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The end of ‘Indian summer’

Our term for a late burst of autumn warmth is not only offensive — it’s meteorologically outdated.

A kayaker enjoys last week's the unseasonable warmth on Moose Pond in Bridgton, Maine.Robert F. Bukaty/Associated Press

Nearly 20 years ago I published a book on the cultural history of the stretch of weather colloquially known as Indian summer. If I had it to do all over again, the book would be very different, beginning with the title, which included the term. It’s time to retire “Indian summer.”

Although not exclusive to this part of the country, the meteorological interlude in question has long been associated with New England. In his book “Seasons at Eagle Pond,” the late New Hampshire poet and essayist Donald Hall likened the phenomenon to “Summer’s curtain call on a triumphant final tour,” a brief return to life after the foliage peak. Before him, Henry David Thoreau wrote, “These are the finest days of the year.” Emily Dickinson, too, wrote of the psychologically complex feelings that can emerge when warmth returns in fall.


Historically, Indian summer was said to commence after a killing frost had set the emotional stage for winter. It’s an odd but beautiful time of year during which summer-like temperatures reemerge after the first of fall’s temperatures leave us reaching for an extra blanket at night. By interrupting the transition from fall to winter, the burst of warmth beckons us outdoors for a final soaking in the sun before the cold settles in until the following spring.

For all the beauty that comes with the so-called Indian summer, there are two main reasons we should stop calling it that.

The first is the name itself. The precise reason a sudden warm spell in autumn is called Indian summer is unknown — and we may never know for sure. Virtually all explanations, however, are rooted in assumed duplicity. The term amplifies disgraced notions that Native Americans engage in treachery: First it’s warm, then it’s cool, then it’s warm again.


It’s possible, too, that the term got mixed up with colonial Americans’ misunderstanding of the role of gift exchanges in Native American culture. Assuming that trade involved the equal exchange of goods, colonists misread the Indian cultural practice of gift-giving during negotiations, perceiving the occasional calls for the return of such gifts as a form of bad faith, a confusion that gave rise to the terrible phrase “Indian giver.”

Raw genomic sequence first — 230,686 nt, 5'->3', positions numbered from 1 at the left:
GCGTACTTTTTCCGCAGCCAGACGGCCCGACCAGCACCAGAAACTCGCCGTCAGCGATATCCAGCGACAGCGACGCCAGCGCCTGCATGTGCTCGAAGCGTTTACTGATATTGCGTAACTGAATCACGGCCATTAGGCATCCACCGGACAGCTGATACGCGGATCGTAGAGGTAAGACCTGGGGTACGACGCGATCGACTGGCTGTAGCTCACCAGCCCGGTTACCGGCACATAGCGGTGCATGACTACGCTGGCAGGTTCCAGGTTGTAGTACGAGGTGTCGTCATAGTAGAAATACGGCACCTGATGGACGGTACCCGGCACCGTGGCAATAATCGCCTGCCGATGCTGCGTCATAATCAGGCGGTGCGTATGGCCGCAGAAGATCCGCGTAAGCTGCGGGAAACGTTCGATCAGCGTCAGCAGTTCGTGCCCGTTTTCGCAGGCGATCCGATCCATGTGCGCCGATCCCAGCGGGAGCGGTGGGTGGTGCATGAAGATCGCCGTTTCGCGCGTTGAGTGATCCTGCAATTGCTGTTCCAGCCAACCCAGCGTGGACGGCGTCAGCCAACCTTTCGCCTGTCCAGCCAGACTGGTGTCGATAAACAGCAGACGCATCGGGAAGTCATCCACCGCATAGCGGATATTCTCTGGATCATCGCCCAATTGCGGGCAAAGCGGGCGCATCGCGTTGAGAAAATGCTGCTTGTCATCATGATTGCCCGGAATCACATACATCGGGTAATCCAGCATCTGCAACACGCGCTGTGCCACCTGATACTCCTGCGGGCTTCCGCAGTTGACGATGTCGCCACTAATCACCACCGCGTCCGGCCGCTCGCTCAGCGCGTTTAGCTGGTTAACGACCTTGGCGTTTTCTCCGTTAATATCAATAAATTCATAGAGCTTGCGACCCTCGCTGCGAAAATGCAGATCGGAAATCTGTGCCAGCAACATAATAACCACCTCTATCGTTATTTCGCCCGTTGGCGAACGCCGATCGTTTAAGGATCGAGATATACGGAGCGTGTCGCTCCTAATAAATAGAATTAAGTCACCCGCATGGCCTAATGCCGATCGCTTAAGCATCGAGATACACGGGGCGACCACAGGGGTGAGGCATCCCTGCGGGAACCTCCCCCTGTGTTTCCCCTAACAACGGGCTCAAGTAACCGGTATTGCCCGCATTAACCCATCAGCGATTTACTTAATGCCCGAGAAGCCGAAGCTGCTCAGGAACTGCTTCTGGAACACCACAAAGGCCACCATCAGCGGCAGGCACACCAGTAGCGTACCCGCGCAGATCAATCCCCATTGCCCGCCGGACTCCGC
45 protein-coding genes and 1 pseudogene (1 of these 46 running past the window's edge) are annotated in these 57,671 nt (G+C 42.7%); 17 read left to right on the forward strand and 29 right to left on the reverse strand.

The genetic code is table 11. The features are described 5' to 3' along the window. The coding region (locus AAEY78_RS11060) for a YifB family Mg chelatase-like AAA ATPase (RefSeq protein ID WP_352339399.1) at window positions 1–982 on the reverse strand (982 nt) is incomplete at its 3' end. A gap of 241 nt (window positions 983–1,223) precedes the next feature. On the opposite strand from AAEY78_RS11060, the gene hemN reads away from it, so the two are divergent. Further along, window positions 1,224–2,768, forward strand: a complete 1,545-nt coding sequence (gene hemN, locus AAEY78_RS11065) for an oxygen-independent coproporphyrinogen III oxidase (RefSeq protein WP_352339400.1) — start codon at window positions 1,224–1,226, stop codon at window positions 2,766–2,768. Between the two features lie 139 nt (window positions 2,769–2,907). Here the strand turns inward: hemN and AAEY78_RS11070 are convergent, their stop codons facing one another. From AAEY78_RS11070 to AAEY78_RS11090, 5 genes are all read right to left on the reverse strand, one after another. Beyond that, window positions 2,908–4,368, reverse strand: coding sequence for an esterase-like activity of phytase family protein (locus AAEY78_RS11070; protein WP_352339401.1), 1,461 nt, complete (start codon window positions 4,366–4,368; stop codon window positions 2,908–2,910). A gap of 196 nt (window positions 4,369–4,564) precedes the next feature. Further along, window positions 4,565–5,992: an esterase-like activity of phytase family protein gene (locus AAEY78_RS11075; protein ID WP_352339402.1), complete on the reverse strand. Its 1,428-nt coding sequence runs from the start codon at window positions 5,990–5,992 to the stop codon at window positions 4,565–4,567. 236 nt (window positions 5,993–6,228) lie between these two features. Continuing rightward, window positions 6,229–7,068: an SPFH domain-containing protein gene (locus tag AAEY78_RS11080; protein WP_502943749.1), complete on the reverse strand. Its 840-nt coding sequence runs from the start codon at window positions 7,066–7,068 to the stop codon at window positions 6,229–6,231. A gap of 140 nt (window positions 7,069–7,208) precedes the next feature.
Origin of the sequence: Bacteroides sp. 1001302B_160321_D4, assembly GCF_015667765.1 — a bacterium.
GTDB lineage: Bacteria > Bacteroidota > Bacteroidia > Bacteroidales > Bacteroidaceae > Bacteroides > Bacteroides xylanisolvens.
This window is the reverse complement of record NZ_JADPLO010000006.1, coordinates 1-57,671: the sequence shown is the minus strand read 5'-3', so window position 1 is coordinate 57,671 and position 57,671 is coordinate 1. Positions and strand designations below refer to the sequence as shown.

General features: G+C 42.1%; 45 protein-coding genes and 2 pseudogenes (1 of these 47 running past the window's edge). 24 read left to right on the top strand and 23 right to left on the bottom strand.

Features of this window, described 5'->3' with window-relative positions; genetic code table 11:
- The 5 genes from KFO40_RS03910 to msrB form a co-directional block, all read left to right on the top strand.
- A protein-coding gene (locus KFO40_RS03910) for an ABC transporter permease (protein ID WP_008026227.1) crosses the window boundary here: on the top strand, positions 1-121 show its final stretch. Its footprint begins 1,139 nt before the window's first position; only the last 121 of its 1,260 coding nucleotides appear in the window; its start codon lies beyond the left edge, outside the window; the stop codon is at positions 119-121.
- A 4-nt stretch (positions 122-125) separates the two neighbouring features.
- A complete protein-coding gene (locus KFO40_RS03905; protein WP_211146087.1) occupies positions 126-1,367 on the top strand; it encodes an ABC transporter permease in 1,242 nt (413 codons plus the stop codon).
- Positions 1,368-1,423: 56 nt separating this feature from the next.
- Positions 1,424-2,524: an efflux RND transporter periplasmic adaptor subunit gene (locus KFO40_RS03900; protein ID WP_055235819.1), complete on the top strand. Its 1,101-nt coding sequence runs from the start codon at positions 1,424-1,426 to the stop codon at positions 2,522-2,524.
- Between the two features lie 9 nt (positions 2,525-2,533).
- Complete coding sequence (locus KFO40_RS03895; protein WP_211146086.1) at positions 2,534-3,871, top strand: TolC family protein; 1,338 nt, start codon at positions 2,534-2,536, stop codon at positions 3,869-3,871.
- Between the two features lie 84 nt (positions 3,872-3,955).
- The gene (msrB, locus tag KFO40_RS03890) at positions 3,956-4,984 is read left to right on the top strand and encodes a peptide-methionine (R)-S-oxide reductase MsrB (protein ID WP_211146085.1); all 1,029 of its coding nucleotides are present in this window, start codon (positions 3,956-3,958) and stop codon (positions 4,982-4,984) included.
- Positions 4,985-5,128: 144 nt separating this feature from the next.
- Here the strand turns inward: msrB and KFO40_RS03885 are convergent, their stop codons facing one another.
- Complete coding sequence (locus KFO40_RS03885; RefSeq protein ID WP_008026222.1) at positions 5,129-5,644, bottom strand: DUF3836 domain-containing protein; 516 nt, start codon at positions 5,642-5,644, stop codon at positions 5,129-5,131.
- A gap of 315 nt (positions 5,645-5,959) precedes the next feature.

For these reasons and more, the American Meteorological Society in 2020 recommended using the term “second summer” instead.

Valley fog wafts through the autumn-colored hills near the Picket Hill Farm last week in Denmark, Maine. Robert F. Bukaty/Associated Press

The second reason for jettisoning the usage of “Indian summer”: Human-induced climate change has made unseasonably warm temperatures not just a feature of October, when we might anticipate a brief autumn warm spell, but of later months as well. Last year was one of the hottest on record. As this newspaper recently reported, daily highs will likely continue to increase, meaning that a typical year may no longer produce the cool spell that historically preceded Indian summer. Instead, we may get prolonged late-year warmth followed by the snowy extremes that many scientists project for future winters, a meteorological fury enhanced by the Atlantic waters that are warming just to our east. Such a scenario leaves no room for our traditional second summer.

What’s more, the earth’s warming temperatures are upsetting long-developed patterns and behaviors linked to seasonal rhythms. Maple sap will run earlier in the spring, and the foliage will change color later in the fall. Local apple orchards will likely see heirloom varieties that thrive in crisp air become more difficult to grow as the heat extends into the fall.


Climate change has given us many reasons to mourn, including the anticipated loss of the brief period we historically called Indian summer. I will miss exchanging sweaters for T-shirts when the weather once again gets warm in the fall. But we should not mourn retiring the name. Science is real; Native American trickery is not.

Adam W. Sweeting is associate professor of humanities at Boston University and the author of “Beneath the Second Sun: A Cultural History of Indian Summer.”